Giant papillary conjunctivitis
- Pedram Hamrah, MD
Pedram Hamrah, MD
- New England Eye Center/Tufts Medical Center
- Tufts University School of Medicine
- Reza Dana, MD, MPH, MSc
Reza Dana, MD, MPH, MSc
- Claes Dohlman Professor of Ophthalmology
- Harvard Medical School
- Section Editors
- Bruce S Bochner, MD
Bruce S Bochner, MD
- Editor-in-Chief — Allergy and Immunology
- Section Editor — Adult Allergy; Asthma
- Samuel M Feinberg Professor of Medicine
- Northwestern University Feinberg School of Medicine
- Robert A Wood, MD
Robert A Wood, MD
- Editor-in-Chief — Allergy and Immunology
- Section Editor — Pediatric Allergy
- Professor of Pediatrics
- Johns Hopkins University School of Medicine
There are five main types of ocular allergy: seasonal allergic conjunctivitis (SAC), perennial allergic conjunctivitis (PAC), vernal keratoconjunctivitis (VKC), atopic keratoconjunctivitis (AKC), and giant papillary conjunctivitis (GPC). GPC is a noninfectious inflammatory disorder that represents a reaction to lid movement over a foreign substance, such as contact lenses. It is characterized by foreign-body sensation on the upper tarsus, associated with formation of "giant" (>1 mm) papillae. GPC is reviewed here. Other contact lens-related complications are discussed separately. (See "Complications of contact lenses".)
VKC and AKC are chronic, bilateral, and severe forms of allergic inflammation affecting the ocular surface. These two relatively uncommon types of allergic eye disease can cause severe damage to the ocular surface, leading to corneal scarring and vision loss if not treated properly. VKC and AKC are discussed in detail separately. (See "Vernal keratoconjunctivitis" and "Atopic keratoconjunctivitis".)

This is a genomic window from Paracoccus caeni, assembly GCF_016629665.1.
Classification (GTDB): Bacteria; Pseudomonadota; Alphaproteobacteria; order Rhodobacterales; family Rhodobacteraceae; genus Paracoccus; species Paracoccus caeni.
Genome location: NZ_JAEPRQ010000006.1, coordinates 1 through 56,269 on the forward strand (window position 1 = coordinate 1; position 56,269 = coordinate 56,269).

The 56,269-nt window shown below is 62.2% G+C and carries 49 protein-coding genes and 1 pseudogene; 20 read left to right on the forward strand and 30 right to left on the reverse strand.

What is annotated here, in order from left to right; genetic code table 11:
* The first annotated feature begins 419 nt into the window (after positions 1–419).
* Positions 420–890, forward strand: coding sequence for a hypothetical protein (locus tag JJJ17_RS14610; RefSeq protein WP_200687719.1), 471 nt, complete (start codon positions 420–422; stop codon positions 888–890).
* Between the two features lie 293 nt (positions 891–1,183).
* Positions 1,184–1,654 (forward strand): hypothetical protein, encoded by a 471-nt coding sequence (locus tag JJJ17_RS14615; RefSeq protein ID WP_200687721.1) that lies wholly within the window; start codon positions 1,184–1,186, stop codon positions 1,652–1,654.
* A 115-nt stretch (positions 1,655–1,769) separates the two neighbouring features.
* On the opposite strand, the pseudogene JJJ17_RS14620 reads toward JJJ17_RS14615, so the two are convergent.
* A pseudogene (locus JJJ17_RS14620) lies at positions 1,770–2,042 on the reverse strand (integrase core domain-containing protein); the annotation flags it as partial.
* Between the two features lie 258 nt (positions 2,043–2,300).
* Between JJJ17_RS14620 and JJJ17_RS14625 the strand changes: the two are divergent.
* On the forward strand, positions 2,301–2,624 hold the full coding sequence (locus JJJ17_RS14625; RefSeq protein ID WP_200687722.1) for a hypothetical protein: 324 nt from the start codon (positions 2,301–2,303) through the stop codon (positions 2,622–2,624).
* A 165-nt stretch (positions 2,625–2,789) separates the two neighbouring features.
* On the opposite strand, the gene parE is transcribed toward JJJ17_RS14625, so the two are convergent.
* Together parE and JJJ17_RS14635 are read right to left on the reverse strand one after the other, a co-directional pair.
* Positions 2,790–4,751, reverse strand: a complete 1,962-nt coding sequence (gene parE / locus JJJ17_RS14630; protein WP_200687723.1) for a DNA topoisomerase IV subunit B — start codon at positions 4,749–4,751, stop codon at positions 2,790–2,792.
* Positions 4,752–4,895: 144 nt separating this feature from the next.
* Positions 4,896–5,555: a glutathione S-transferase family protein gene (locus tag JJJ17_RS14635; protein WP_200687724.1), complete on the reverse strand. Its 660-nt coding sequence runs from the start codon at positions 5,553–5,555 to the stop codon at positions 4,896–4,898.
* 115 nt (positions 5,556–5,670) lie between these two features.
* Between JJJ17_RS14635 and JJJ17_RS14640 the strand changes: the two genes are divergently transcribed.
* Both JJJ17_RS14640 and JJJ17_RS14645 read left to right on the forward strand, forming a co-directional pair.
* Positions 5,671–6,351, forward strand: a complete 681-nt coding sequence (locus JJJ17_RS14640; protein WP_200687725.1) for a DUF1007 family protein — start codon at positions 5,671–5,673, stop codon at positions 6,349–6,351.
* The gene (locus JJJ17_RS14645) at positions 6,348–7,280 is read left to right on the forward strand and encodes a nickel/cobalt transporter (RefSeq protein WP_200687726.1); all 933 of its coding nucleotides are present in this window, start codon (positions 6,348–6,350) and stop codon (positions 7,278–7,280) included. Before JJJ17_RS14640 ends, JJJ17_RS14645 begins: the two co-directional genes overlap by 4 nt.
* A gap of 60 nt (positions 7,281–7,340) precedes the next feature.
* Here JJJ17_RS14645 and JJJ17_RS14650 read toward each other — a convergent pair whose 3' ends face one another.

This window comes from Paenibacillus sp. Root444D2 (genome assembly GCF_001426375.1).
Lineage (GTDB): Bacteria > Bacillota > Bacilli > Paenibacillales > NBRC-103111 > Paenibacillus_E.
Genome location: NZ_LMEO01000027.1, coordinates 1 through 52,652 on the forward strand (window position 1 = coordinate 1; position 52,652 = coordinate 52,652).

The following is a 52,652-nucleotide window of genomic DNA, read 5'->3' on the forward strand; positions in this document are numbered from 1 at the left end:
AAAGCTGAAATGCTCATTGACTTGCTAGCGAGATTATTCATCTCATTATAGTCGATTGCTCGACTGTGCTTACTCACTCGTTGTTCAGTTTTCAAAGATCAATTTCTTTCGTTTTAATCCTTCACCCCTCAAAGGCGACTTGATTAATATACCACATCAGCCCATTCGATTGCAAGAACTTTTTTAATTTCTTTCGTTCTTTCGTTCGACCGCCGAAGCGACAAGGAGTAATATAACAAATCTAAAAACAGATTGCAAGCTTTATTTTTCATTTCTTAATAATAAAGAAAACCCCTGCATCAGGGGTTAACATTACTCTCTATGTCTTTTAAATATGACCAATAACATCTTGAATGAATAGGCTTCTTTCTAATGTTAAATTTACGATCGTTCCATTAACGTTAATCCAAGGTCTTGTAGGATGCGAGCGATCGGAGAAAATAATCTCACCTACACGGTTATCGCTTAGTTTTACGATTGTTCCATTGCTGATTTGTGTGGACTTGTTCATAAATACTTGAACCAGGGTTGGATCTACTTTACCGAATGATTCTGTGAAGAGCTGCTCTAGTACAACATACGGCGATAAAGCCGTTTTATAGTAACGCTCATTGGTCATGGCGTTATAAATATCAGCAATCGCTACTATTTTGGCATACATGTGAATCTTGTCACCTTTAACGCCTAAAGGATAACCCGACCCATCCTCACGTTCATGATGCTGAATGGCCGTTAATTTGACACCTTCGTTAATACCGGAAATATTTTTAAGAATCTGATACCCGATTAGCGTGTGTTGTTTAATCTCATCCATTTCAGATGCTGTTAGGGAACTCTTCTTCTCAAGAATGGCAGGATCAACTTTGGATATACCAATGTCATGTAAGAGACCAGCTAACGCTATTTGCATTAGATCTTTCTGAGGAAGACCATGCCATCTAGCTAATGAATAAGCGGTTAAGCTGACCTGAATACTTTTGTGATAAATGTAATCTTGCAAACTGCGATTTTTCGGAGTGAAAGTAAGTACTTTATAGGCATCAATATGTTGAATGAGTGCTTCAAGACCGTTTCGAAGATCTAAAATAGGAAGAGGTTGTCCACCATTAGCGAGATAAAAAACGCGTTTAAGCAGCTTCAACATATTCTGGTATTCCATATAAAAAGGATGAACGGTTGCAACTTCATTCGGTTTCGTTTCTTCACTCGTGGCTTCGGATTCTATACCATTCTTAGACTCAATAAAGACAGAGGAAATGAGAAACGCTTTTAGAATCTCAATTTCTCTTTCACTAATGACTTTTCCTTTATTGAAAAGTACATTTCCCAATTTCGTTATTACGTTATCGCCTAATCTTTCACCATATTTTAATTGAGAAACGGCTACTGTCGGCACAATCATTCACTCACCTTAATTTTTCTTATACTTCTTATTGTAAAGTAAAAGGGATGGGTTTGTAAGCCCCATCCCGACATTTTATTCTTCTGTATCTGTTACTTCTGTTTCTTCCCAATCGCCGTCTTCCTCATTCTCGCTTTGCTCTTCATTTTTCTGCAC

SAC and PAC, the most common forms of ocular allergy, are also discussed separately. (See "Allergic conjunctivitis: Clinical manifestations and diagnosis".)
Toxic conjunctivitis is not allergic in nature, but it is frequently confused with allergic ocular disease. It develops with protracted use of topical medications, mostly due to preservatives. Toxic conjunctivitis is discussed separately. (See "Toxic conjunctivitis".)
GPC is most commonly associated with wearing of contact lenses and is seen more frequently with soft, hydrogel lenses rather than rigid, gas-permeable (RGP) lenses [1-3]. Approximately 1 to 5 percent of soft contact lens wearers have clinical signs of GPC, and the prevalence is approximately 10-fold less in rigid lens wearers . This difference in prevalence is probably because allergens adhere more readily to the surface of soft contact lenses. Additional factors that influence the incidence of GPC in contact lens wearers include wearing time of contact lenses, cleaning routine (frequency and types of solutions), and duration of contact lens wear . The average onset of GPC after start of contact lens wear is 10 to 20 months for soft contact lenses and 22 to 90 months for rigid lenses [2,3]. However, symptoms may occur as early as three weeks after the start of contact lens wear.To continue reading this article, you must log in with your personal, hospital, or group practice subscription. For more information on subscription options, click below on the option that best describes you:
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